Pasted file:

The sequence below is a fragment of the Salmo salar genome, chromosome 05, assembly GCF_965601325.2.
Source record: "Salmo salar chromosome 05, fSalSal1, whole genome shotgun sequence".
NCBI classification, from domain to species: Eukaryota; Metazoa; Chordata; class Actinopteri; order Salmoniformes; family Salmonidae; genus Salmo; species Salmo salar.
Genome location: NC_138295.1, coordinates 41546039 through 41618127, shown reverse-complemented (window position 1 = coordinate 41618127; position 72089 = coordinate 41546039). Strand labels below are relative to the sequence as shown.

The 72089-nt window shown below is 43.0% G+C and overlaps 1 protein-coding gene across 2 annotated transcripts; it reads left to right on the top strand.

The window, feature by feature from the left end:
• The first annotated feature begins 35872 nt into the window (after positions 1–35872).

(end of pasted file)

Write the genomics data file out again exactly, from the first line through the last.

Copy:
The sequence below is a fragment of the Salmo salar genome, chromosome 05, assembly GCF_965601325.2.
Source record: "Salmo salar chromosome 05, fSalSal1, whole genome shotgun sequence".
NCBI classification, from domain to species: Eukaryota; Metazoa; Chordata; class Actinopteri; order Salmoniformes; family Salmonidae; genus Salmo; species Salmo salar.
Genome location: NC_138295.1, coordinates 41546039 through 41618127, shown reverse-complemented (window position 1 = coordinate 41618127; position 72089 = coordinate 41546039). Strand labels below are relative to the sequence as shown.

The 72089-nt window shown below is 43.0% G+C and overlaps 1 protein-coding gene across 2 annotated transcripts; it reads left to right on the top strand.

The window, feature by feature from the left end:
• The first annotated feature begins 35872 nt into the window (after positions 1–35872).